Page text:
It is also far from clear that the immediate aim of the movement was to seek independence. In a letter to the Secretary of State for the Colonies Mr Creech Jones in December 1947, Sir Kenneth Bradley, officer administering the Gold Coast, argued that the motivations for the establishment of the U.G.C.C. had much to do with the personal ambitions of its leadership to supplant the Chiefs on the Joint Provincial Council in the power-sharing arrangement with the colonial government.

According Bradley, “one of the [U.G.C.C.’s] immediate aims is to wrest power from the chiefs.  Those leading chiefs of the Colony with whom I have discussed the Convention agree that this is the main immediate aim of promoters of the party; and they are somewhat disturbed by the party’s activities.  This assessment of the Convention’s present objective is borne out also by the reports of the meetings so far held.  None of the leading chiefs of the Colony have been invited to take any part in the framing of the Constitution, nor has any approach been made to the Joint Provincial Council or the Ashanti Confederacy Council.”

While it was clearly a nationalist movement, the U.G.C.C. was not national in its reach, at least until Nkrumah’s arrival four months after its inauguration in Saltpond. As Bradley pointed out, its supporters were mainly in the large coastal towns of Accra, Saltpond, Cape Coast, Sekondi and Kibi the home of Dr Danquah, which was also the mainspring of the movement. The Watson Commission too observed that the “U.G.C.C. did not really get down to business until the arrival of Mr Nkrumah on 16 December 1947” who was singularly responsible for broadening the appeal of the movement across the country.

The role and contribution of U.G.C.C. in the struggle for independence is not in doubt but to hoist it, almost exclusively, as the harbinger organisation for Ghana’s independence is to overstate its case. It was neither the first nationalist movement in neither the Gold Coast nor the last; indeed it supplanted the Aborigines’ Rights Protection Society which until then championed the interests of natives of the colony. Like the Aborigines’ Rights Protection Society, it too, was supplanted – by the Nkrumah’s Convention People’s Party – when it [the U.G.C.C.] became a “spent political force” (as the some founding members of the U.G.C.C. said of the Society in 1947). Ghana’s struggle for independence began long before the U.G.C.C. and the Big Six and there is a case for honouring all of those like Joseph Casley-Hayford, John Mensah Sarbah Nii Kwabena Bonnne II and William Essuman Gwira (Kobina) Sekyi, who have contributed immensely to our nationhood. But are we to believe that the likes of Obetsebi Lamptey, Ako Adjei, Edward Akuffo-Addo and William Ofori-Atta, their contributions notwithstanding, are more deserving than these stalwarts of 19th and 20th century Gold Coast only because they were part of the ‘Big Six’ arrested after the 1948 riots? No!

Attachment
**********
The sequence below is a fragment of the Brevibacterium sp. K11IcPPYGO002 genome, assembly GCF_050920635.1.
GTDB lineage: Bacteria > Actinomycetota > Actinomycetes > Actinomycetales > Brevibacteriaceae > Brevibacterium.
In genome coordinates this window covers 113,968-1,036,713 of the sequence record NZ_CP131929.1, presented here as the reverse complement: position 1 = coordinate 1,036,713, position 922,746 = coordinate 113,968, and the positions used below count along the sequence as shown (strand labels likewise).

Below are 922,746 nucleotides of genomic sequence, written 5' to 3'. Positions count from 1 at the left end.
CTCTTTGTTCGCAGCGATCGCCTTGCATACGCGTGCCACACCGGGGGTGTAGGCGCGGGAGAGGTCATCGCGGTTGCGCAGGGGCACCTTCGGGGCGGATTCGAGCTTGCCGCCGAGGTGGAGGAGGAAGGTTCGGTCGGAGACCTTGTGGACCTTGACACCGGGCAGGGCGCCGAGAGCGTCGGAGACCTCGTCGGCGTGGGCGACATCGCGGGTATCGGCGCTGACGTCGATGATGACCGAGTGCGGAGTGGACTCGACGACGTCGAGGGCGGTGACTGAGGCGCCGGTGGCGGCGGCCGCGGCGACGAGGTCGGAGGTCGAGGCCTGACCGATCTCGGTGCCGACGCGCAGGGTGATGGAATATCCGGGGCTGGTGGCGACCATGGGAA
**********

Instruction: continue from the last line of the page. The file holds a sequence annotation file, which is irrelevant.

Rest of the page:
The final leg of the argument against declaring 21st September Founder’s Day is that Nkrumah was not the founder of Ghana. If anything, in addition to his other immense intellectual and political achievements, Dr. J.B. Danquah was founder by virtue of proposing we adopt the name Ghana, his supporters argue. It is true that Dr. J.B. Danquah demonstrated in his paper “The Ghana Hypothesis” that the inhabitants of the then the Gold Coast were descended from the first of the three major empires of Western Sudan. In a Colonial Office despatch in 1949, the officer administering the government then observed that “Nkrumah’s axial fantasy – Ghanaland – [had] been cribbed from Dr. Danquah. With some malversation of history and considerable recourse to mystical interpretation, Dr. Danquah demonstrated some time ago that the Gold Coast is the ancient state of Ghana. The romantic notion was enthusiastically received and much elaborated by local bards but it was Mr. Nkrumah who transformed it into a political conception”.   In other words, Nkrumah could have chosen not to take inspiration from Dr. Danquah’s hypothesis but he complimented him by making what was a vague and ropey conception the reality that became the motion of independence tabled on August 3rd 1956. However, when the time came for Dr. Danquah and Nkrumah’s opponents to make the former’s hypothesis a reality, they spurned the opportunity. In a memorandum on 29th August 1956 to the United Kingdom cabinet, the then Secretary of State for Colonies described the events leading up to the motion: “The new Legislative Assembly was opened on 31st July, and on 3rd August the Government introduced its expected motion calling for independence within the Commonwealth. All the Opposition members boycotted the debate …and the motion was passed nem con. If there had been a vote, the Opposition could not have mustered more than 32 votes against the Governments 72. I must regard the motion therefore as having been passed by a “reasonable majority.” . The full text of the motion reads as follows: “that this Assembly do authorise the Government of the Gold Coast to request Her Majesty’s Government in the United Kingdom, as soon as practicable this year, to procure the enactment by the United Kingdom Parliament of an Act to provide for independence of the Gold Coast as a sovereign and independent State within the Commonwealth under the name of Ghana.|””   That motion was not drafted by Dr. Danquah; indeed as noted Dr. Danquah’s party boycotted the debate to request independence and to change our name from the Gold Coast to Ghana. He may have borrowed the idea from Dr. Danquah but it was Nkrumah who ‘christened’ the Gold Coast, Ghana.”